Guo, M. J. S. S. (2020). The 3R principles for applying biochar to improve soil health. 4(1), 9.

Lehmann, J., da Silva Jr, J. P., Rondon, M., Cravo, M. d. S., Greenwood, J., Nehls, T., . . . Glaser, B. (2002). Slash-and-char-a feasible alternative for soil fertility management in the central Amazon. Paper presented at the Proceedings of the 17th World Congress of Soil Science.

NAJAR, G. R., GANIE, M. A., & Tahir, A. J. P. (2015). Biochar for sustainable soil health: a review of prospects and concerns. 25(5), 639-653.

Prapagdee, S., Piyatiratitivorakul, S., Petsom, A., Tawinteung, N. J. W., Air, & Pollution, S. (2014). Application of biochar for enhancing cadmium and zinc phytostabilization in Vigna radiata L. cultivation. 225(12), 1-13.

Erosion Control Plants for Your Landscape and Slopes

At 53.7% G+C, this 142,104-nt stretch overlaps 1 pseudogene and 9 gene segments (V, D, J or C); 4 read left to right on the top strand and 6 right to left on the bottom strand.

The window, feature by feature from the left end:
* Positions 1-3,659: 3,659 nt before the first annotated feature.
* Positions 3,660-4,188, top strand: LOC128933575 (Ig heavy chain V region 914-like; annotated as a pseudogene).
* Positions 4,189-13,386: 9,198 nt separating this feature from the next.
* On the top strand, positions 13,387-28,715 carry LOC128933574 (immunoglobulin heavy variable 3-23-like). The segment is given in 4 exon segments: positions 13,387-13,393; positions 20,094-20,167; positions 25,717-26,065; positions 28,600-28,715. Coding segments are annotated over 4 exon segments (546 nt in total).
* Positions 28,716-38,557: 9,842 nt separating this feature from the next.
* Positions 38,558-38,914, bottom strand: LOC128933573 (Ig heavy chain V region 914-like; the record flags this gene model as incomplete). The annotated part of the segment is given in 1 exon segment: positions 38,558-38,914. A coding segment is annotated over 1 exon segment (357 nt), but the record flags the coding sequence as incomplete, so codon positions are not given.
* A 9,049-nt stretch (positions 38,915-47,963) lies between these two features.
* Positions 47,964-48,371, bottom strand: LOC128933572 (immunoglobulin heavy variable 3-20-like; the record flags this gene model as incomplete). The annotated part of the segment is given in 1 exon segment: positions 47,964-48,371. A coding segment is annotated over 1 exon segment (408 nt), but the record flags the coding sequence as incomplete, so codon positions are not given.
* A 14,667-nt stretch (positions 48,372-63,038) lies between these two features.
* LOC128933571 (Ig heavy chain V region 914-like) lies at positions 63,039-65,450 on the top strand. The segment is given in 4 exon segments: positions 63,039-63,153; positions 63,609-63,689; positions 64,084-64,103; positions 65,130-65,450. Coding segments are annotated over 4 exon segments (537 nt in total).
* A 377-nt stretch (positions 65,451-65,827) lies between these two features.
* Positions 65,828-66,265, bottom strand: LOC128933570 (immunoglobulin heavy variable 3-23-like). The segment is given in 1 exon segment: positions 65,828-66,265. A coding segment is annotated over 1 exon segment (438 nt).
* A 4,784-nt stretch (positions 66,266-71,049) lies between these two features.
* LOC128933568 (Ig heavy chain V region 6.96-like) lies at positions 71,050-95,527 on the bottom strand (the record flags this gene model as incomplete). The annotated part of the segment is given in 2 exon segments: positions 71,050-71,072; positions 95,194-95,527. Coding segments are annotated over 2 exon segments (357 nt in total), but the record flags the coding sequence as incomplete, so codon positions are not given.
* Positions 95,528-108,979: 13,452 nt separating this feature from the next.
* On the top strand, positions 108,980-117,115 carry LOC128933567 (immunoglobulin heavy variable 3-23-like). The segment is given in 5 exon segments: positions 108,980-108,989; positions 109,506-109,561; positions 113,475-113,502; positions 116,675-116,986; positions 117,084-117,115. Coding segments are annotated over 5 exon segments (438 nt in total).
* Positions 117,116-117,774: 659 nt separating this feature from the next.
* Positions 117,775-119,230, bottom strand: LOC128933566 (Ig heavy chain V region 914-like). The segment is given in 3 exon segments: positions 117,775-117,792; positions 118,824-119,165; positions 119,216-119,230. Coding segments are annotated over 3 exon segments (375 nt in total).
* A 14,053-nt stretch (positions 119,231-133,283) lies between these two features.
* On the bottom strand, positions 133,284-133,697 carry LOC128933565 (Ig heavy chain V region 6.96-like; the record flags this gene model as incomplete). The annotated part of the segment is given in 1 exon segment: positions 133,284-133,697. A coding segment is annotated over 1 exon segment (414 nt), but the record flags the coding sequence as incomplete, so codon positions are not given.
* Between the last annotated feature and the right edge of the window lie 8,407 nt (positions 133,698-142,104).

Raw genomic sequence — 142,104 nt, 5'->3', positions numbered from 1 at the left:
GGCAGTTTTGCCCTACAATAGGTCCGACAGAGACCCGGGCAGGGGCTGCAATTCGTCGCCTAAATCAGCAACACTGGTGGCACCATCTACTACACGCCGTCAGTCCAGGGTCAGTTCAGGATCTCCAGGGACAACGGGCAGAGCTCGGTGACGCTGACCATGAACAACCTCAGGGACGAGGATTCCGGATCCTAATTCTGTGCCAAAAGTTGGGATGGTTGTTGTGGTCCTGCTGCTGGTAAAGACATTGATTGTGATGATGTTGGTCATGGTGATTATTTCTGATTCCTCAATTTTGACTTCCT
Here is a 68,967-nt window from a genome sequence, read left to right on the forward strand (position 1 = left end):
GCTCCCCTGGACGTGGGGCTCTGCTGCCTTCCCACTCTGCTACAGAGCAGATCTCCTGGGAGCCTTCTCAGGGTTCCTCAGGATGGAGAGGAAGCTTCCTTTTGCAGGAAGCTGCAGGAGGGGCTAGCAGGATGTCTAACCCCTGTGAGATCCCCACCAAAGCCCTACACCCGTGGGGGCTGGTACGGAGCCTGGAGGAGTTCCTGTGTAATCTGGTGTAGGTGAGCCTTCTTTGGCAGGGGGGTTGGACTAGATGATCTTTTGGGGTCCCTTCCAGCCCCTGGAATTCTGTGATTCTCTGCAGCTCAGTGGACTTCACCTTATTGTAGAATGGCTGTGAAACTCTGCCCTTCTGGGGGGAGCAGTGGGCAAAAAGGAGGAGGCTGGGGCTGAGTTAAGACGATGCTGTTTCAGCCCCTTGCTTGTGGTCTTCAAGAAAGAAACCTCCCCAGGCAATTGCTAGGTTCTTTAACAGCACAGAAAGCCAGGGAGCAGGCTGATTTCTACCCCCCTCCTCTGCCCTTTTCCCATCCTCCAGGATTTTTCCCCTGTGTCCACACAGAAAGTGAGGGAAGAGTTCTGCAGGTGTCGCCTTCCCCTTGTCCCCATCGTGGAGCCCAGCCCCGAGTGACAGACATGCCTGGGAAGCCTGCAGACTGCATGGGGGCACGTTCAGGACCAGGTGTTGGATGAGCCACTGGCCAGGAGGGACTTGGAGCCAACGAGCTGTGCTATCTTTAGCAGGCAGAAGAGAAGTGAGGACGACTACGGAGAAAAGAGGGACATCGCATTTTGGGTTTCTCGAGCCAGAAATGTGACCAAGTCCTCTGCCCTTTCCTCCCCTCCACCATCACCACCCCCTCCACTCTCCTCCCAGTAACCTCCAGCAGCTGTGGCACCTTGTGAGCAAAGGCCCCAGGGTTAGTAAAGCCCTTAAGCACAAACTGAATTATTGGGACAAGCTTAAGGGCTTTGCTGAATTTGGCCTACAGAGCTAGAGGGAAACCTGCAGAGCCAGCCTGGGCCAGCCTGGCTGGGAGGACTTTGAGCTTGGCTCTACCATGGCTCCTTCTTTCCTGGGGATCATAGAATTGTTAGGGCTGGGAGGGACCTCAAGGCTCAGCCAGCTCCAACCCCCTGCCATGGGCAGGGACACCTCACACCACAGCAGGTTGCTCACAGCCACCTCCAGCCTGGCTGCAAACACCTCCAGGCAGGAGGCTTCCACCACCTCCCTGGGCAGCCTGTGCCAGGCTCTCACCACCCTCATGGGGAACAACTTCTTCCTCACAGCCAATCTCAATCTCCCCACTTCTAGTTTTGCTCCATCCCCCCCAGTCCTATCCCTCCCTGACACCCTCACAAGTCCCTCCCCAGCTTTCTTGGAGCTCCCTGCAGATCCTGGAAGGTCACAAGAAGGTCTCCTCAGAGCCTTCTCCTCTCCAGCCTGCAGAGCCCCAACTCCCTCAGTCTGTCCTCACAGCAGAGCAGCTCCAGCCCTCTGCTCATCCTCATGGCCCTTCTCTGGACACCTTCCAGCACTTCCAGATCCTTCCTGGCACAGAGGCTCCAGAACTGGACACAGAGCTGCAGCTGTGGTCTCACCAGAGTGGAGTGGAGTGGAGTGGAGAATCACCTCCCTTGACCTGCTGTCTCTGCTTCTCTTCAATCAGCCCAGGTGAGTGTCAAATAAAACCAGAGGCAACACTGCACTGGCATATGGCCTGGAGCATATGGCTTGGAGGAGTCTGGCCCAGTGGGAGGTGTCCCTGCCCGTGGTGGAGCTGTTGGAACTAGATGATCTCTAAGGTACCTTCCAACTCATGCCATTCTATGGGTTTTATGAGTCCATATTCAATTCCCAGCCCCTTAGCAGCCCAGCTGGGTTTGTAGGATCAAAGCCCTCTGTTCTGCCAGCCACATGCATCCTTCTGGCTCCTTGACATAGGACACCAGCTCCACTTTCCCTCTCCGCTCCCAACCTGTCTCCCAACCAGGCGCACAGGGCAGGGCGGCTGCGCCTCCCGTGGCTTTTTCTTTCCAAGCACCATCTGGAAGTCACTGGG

Soil Erosion

Soil erosion can act slowly but steadily, washing away topsoil over time or abruptly during extreme rain events. In whichever case, significant natural resources can be transported across great distances.

Maintaining a permanent surface cover on the soil surface and a dense web of healthy roots in the soil, such as in a meadow or pasture, is the most efficient approach to control erosion. Thus, soil conservation options, such as erosion control plants, should be considered in regions particularly vulnerable to water or wind erosion.

Shrubs or ground covers that are strong, beautiful, and have a root structure capable of stabilizing soil on a hill are the ideal plants for erosion control. To decrease the speed of heavy rain, they must have widespread foliage. They should also be deer-resistant plants if you live in deer territory.